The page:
President of European Central Bank warns of threat of deflation across European markets
FRANKFURT – President of the European Central Bank, Mario Draghi, has indicated he is prepared to cut interest rates to boost business and consumer spending and ward off a possible downward spiral of falling consumer prices.
Speaking at an ECB conference in Sintra, Portugal, on Monday, Draghi said the bank would not allow inflation to remain low for long in the Eurozone, stressing that monetary policy should be managed carefully to limit the risk of a rupture between economic performance and inflation.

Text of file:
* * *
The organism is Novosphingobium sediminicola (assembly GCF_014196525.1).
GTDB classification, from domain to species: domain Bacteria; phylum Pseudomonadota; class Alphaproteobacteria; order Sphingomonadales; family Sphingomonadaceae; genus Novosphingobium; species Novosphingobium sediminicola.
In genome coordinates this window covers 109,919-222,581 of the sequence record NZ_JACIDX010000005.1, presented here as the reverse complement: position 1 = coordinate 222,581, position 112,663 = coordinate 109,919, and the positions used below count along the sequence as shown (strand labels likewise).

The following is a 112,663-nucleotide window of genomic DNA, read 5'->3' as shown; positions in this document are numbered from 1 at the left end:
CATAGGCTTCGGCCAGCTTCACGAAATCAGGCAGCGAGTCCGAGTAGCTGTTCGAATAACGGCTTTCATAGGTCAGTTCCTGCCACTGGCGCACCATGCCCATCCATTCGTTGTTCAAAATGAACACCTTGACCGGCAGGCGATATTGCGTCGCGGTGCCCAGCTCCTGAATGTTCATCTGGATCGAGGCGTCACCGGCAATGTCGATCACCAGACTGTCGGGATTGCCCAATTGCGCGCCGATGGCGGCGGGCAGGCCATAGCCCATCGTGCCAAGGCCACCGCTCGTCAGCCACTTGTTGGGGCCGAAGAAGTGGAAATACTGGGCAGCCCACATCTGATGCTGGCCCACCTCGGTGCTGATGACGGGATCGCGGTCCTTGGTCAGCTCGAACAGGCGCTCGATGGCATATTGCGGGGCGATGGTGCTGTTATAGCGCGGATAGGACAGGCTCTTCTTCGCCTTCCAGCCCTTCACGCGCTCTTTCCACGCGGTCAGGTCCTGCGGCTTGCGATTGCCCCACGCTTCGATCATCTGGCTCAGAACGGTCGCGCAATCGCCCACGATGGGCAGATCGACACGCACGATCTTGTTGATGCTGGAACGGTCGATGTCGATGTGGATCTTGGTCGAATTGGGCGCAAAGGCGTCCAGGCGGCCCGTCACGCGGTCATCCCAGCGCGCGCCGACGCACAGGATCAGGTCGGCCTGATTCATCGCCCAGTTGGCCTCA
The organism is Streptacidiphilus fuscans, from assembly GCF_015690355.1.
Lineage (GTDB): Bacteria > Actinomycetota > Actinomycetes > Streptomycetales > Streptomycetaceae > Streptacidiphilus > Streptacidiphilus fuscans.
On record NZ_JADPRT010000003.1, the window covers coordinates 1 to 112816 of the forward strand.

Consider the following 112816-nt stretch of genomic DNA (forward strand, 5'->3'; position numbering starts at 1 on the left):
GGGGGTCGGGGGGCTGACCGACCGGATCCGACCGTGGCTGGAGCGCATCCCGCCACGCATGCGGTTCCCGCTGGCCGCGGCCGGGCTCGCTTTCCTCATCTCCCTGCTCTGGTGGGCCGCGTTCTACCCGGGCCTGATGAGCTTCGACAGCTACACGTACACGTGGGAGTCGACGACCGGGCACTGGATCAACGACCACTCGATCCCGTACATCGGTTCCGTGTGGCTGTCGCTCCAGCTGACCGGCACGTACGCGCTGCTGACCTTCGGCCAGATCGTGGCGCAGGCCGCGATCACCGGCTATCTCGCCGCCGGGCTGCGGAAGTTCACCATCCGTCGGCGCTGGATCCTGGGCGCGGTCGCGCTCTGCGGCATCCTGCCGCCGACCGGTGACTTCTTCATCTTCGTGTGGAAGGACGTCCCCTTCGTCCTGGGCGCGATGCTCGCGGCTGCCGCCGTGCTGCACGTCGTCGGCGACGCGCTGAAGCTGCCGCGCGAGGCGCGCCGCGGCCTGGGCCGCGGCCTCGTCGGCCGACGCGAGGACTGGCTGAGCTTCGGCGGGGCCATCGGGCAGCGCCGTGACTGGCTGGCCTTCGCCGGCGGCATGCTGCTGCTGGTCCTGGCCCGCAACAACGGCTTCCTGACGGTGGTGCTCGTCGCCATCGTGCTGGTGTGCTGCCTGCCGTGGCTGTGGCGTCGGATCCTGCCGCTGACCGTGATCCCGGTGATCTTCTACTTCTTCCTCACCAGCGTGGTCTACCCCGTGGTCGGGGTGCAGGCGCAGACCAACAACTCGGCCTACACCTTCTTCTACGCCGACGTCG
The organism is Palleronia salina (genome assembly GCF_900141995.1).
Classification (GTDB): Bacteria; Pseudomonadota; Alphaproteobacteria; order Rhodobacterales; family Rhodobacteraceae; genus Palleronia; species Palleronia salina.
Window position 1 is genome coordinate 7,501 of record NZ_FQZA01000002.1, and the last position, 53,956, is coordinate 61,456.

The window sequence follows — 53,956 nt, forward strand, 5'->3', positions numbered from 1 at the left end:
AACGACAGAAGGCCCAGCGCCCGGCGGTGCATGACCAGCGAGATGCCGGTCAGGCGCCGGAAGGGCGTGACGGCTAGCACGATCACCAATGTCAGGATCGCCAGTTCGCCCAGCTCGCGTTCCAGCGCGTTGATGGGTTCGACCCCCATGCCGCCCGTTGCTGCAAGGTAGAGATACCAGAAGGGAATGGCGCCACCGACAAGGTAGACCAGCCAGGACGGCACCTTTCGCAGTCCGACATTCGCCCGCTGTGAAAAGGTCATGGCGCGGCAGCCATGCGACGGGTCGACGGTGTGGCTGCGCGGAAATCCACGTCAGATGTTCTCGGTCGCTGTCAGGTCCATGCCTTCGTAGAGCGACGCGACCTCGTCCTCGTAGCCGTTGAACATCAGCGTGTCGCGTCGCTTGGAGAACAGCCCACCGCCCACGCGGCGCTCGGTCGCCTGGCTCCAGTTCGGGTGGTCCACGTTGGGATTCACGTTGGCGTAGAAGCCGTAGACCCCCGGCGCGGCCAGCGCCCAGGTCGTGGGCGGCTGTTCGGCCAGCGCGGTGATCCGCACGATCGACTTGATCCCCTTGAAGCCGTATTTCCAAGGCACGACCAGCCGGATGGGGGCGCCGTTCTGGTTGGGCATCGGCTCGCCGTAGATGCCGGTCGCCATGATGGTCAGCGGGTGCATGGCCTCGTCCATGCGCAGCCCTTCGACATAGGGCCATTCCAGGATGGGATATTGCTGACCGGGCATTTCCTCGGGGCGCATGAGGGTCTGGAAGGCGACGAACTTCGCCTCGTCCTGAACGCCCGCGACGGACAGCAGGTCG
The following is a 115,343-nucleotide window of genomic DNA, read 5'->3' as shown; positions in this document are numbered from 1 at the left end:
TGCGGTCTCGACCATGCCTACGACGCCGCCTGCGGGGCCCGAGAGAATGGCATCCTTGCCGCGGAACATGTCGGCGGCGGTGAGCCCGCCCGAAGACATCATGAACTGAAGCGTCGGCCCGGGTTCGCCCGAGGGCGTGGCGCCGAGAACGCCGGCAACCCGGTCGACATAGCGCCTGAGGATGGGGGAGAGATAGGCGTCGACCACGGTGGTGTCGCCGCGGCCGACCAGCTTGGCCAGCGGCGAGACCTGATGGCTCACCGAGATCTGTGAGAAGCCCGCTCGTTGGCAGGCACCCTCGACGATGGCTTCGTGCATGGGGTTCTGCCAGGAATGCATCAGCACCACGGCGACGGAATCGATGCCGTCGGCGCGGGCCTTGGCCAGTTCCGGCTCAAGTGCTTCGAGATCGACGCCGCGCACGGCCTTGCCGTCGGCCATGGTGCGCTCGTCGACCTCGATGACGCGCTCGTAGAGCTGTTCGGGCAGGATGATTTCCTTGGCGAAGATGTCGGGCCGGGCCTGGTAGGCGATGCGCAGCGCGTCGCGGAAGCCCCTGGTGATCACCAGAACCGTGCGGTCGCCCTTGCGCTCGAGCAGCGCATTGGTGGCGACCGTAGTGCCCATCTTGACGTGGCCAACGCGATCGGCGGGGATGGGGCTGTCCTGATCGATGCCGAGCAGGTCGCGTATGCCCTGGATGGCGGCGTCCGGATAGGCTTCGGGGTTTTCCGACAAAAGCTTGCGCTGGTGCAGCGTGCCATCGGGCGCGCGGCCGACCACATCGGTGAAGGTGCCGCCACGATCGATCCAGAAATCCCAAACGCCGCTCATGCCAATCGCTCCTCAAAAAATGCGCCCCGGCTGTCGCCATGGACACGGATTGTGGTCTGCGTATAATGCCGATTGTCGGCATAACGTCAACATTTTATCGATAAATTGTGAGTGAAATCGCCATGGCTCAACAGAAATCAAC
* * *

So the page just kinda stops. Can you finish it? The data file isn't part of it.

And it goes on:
“What we need to be particularly mindful of at the moment is the potential for a negative spiral to take hold between low inflation, falling inflation expectations and credit, in particular in stressed countries,” he said.
Pointing out that a change in the policies of central banks takes time to affect markets and consumer spending, Draghi said the ECB should be very careful it does not act too late - a clear sign that action may be taken in the short term.
“We are not resigned to allowing inflation to remain too low for too long. There is no debate about our goal, which is to return inflation to two percent in the medium-term, in line with our mandate.” he said.
Since Draghi said on 8 May that interest rate cuts and other monetary measures may be used to stimulate the economy at their next monetary policy meeting on 5 June, financial markets have been eagerly awaiting the move.
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